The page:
Spiritual Journey Thursday – Love

“Welcome to Spiritual Journey Thursday. On the first Thursday of each month we gather to share our insights. This month our focus is on virtues,” from Karen Eastlund at Karen’s Got a Blog!

I’m thinking today about faith expressed in so many different ways, so many different religions. I feel thankful that love is the main virtue. I will keep believing this one fact — that God is love.

“But the fruit of the spirit is LOVE: joy, peace, patience, kindness, goodness, faithfulness, gentleness, and self-control. Against such there is no law.” Galatians 5:22-23.

“And so we know and rely on the love God has for us. God is love. Whoever lives in love lives in God, and God in them.” I John 4:16

“And now these three remain: faith, hope and love; but the greatest of these is love.” I Corinthians 13:13

I used this verse from the love chapter for a golden shovel poem today.

It’s another day and
the muezzin is calling to prayer now
with his minor chord pensive plea, these
adhan come not one, two, or three–
but five times a day and the faithful remain
tuned to hear, exercising their faith,
praying regularly. Me, I don’t always hear, but I hope
in a big God to hear and
understand the hearts of all in Love,
and the wild and grateful prayers I utter. But
I am surely glad I don’t head up the
prayer collection–the greatest
challenge would be to make sense of
the childish, pious, sad, tender, and voiceless prayers–these
appeals go to the one who knows because God is
Love.

Poetry Friday – Earth’s Crammed with Heaven

Earth’s crammed with heaven,
And every common bush afire with God,
But only he who sees, takes off his shoes,
The rest sit round it and pluck blackberries,
And daub their natural faces unaware.

~Elizabeth Barrett Browning
Aurora Lee, seventh book

Earth is crammed with summer heaven in Maine, as Molly so beautifully shows us in her Poetry Friday post today. Be sure to read her “Summer, Ten Times.”

I’ve been reading Elizabeth Barrett Browning this week. The quote above is taken from the seventh of nine books in her epic poem Aurora Lee. I love that passage so much, and I’ve been inspired by it for years. However, before this week, I never remember learning about Aurora Lee (1856), one of the first ever English novels in verse. I wasn’t sure I would be able to get into it, but after reading the first few lines, I was mesmerized:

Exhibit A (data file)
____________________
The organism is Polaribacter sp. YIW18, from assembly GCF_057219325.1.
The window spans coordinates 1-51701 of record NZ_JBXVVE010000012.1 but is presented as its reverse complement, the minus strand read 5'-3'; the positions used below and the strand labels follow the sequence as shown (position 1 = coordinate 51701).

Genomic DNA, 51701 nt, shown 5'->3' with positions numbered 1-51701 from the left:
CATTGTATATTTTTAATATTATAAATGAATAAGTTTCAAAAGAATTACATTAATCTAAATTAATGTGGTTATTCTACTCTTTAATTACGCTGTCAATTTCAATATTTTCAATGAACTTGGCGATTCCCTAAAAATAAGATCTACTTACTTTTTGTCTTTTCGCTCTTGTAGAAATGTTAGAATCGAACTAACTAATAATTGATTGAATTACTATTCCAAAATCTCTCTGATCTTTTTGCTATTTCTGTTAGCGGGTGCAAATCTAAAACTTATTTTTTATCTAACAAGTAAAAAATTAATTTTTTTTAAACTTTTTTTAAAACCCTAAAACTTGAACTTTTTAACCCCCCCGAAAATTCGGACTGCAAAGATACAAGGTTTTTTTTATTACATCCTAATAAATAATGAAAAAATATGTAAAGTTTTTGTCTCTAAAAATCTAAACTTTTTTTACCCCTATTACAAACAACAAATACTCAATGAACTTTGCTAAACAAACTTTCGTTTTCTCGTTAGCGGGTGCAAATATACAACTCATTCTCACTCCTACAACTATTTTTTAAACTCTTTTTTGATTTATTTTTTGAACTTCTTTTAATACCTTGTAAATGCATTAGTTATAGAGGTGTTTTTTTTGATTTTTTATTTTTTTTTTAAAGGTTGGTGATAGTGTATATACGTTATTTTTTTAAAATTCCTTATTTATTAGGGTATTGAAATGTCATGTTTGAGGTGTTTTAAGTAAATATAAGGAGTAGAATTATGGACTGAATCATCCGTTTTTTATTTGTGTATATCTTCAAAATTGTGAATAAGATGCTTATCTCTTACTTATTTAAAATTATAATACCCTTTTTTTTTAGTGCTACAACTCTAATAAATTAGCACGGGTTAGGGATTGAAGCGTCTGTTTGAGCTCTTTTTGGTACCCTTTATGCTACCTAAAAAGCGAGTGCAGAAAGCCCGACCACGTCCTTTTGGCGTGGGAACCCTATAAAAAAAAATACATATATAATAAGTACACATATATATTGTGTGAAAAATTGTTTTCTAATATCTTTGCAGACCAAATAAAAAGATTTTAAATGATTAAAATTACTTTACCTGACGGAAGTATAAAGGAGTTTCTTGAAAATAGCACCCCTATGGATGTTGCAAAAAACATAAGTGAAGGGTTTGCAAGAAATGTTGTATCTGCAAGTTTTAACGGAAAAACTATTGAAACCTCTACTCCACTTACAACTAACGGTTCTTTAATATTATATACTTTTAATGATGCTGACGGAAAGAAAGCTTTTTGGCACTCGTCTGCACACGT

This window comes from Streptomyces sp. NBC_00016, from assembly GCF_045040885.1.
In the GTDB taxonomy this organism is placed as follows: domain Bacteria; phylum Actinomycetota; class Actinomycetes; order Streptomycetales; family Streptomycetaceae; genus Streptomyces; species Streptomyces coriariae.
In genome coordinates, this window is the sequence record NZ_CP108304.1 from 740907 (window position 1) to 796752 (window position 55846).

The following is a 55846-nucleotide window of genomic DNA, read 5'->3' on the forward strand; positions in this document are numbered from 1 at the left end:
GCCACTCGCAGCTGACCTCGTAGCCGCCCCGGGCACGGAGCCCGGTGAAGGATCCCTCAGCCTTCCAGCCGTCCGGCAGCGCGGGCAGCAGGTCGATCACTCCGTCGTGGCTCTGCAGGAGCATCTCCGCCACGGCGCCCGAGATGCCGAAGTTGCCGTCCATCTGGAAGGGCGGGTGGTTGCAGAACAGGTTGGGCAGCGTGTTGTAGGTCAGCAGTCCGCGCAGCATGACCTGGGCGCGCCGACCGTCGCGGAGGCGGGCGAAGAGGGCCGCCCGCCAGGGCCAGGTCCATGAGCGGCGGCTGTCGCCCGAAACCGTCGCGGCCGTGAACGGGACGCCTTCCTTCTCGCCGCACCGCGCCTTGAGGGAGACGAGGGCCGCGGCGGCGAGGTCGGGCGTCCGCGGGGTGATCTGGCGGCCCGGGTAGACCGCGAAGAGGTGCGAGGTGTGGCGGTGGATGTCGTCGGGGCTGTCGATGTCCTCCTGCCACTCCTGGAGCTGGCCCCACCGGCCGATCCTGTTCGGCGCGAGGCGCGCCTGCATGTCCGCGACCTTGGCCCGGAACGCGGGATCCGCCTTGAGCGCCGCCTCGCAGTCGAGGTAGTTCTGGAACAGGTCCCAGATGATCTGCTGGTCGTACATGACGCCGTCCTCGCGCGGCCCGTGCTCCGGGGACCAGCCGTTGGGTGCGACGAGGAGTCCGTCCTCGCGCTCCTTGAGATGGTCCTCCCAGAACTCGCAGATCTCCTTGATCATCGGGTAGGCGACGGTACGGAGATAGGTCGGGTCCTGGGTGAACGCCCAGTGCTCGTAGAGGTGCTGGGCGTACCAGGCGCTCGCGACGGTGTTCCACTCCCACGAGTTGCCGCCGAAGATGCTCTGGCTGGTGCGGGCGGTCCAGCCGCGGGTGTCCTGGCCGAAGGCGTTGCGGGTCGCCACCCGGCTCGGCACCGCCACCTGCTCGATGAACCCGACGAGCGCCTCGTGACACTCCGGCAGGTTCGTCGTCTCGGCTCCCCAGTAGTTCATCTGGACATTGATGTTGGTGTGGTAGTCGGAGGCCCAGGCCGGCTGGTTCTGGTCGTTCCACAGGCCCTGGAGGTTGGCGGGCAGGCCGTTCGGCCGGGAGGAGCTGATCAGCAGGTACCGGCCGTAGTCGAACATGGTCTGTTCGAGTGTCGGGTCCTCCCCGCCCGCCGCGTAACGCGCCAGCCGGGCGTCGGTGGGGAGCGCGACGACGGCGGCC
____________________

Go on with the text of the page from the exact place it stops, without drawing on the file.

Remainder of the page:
Of writing many books there is no end;
And I who have written much in prose and verse
For others’ uses, will write now for mine,—

Will write my story for my better self,

As when you paint your portrait for a friend,

Who keeps it in a drawer and looks at it

Long after he has ceased to love you, just

To hold together what he was and is.
I, writing thus, am still what men call young;
I have not so far left the coasts of life

To travel inland, that I cannot hear

That murmur of the outer Infinite

Which unweaned babies smile at in their sleep

When wondered at for smiling; not so far…

Continued here

You can read or download the whole epic poem as a Kindle or EPUB or other format free at Project Gutenburg.

A Golden Shovelful of Heaven

the mystery of sweet earth’s

bliss and beauty is still crammed

full of crude confusion, with

scandalous prayers to heaven

Tomorrow the monthly Ethical ELA Open Write begins. Have you considered joining in, checking out the five prompts for poetry writing each month? On this site, you can listen to an encouraging and welcoming video from teacher-poet Stacey Joy. The prompts will be posted here starting at 7:00 a.m. Central time on Saturday, 17 July and proceeding through Wednesday. See poster below.

Did you remember we’ve been invited to join the dichotomy villanelle challenge with #PoetryPals. It happens in two weeks. Read about it here on Tanita’s blog. I also wanted to share this useful tool again that helps you keep track of all those lines: Villanelle Village – I find it helpful!

Thank you, Molly Hogan, for hosting us today on Poetry Friday. She blogs over at Nix the Comfort Zone.

Poetry Friday – A Golden Shovel and da DUM, da DUMs

Today’s Poetry Friday Roundup is hosted by Carol Wilcox. Have you read Carol’s beautiful 30 days of poems about Raising Rooney? During April this year, Carol wrote a poem each day about the service dog she has raised from a puppy–starting with “Beginnings” to when she realized “I’ve Got Rooney All Over Me,” as she had to say goodbye. Each poem tells a story, helps us get to know the ins and outs of raising a service dog, and touched my heart as a reader. This collection will be a lovely gift to the person who is blessed to receive Rooney as their service dog.

Last week Ruth Hersey’s post was so bittersweet and beautiful. I’ve been thinking of it all week. It inspired me to notice the birds (and people) here in Bahrain all week long. Thank you, Ruth, for the inspiration. Using a Maya Angelou quote that has been on my mind, “Do the best you can until you know better. Then when you know better, do better”, I wrote a Golden Shovel poem: